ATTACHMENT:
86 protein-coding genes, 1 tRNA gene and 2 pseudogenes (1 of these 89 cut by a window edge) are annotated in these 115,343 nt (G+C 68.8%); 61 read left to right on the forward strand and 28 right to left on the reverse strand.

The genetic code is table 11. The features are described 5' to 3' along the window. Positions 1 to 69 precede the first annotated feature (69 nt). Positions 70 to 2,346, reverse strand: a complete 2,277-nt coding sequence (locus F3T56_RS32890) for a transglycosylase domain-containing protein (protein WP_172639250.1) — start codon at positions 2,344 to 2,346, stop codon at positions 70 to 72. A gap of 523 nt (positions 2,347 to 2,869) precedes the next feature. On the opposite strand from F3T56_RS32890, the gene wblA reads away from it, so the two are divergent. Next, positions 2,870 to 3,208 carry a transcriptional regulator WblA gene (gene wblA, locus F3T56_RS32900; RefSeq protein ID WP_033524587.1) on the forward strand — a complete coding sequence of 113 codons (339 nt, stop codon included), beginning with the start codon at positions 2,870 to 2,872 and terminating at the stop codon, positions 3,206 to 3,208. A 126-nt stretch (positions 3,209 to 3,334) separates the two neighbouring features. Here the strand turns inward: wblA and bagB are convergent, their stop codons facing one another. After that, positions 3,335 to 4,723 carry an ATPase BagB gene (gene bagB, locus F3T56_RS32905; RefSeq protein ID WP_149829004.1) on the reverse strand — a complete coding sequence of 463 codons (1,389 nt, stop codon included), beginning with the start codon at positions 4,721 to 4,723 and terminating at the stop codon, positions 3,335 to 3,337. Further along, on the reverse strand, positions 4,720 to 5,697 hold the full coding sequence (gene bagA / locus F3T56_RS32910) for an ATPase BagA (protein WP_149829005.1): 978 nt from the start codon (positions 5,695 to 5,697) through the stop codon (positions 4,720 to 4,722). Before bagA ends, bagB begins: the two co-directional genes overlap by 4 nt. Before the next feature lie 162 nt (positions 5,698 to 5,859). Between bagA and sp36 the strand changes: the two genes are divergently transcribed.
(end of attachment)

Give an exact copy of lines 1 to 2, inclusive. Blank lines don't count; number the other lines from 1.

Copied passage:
86 protein-coding genes, 1 tRNA gene and 2 pseudogenes (1 of these 89 cut by a window edge) are annotated in these 115,343 nt (G+C 68.8%); 61 read left to right on the forward strand and 28 right to left on the reverse strand.

The genetic code is table 11. The features are described 5' to 3' along the window. Positions 1 to 69 precede the first annotated feature (69 nt). Positions 70 to 2,346, reverse strand: a complete 2,277-nt coding sequence (locus F3T56_RS32890) for a transglycosylase domain-containing protein (protein WP_172639250.1) — start codon at positions 2,344 to 2,346, stop codon at positions 70 to 72. A gap of 523 nt (positions 2,347 to 2,869) precedes the next feature. On the opposite strand from F3T56_RS32890, the gene wblA reads away from it, so the two are divergent. Next, positions 2,870 to 3,208 carry a transcriptional regulator WblA gene (gene wblA, locus F3T56_RS32900; RefSeq protein ID WP_033524587.1) on the forward strand — a complete coding sequence of 113 codons (339 nt, stop codon included), beginning with the start codon at positions 2,870 to 2,872 and terminating at the stop codon, positions 3,206 to 3,208. A 126-nt stretch (positions 3,209 to 3,334) separates the two neighbouring features. Here the strand turns inward: wblA and bagB are convergent, their stop codons facing one another. After that, positions 3,335 to 4,723 carry an ATPase BagB gene (gene bagB, locus F3T56_RS32905; RefSeq protein ID WP_149829004.1) on the reverse strand — a complete coding sequence of 463 codons (1,389 nt, stop codon included), beginning with the start codon at positions 4,721 to 4,723 and terminating at the stop codon, positions 3,335 to 3,337. Further along, on the reverse strand, positions 4,720 to 5,697 hold the full coding sequence (gene bagA / locus F3T56_RS32910) for an ATPase BagA (protein WP_149829005.1): 978 nt from the start codon (positions 5,695 to 5,697) through the stop codon (positions 4,720 to 4,722). Before bagA ends, bagB begins: the two co-directional genes overlap by 4 nt. Before the next feature lie 162 nt (positions 5,698 to 5,859). Between bagA and sp36 the strand changes: the two genes are divergently transcribed.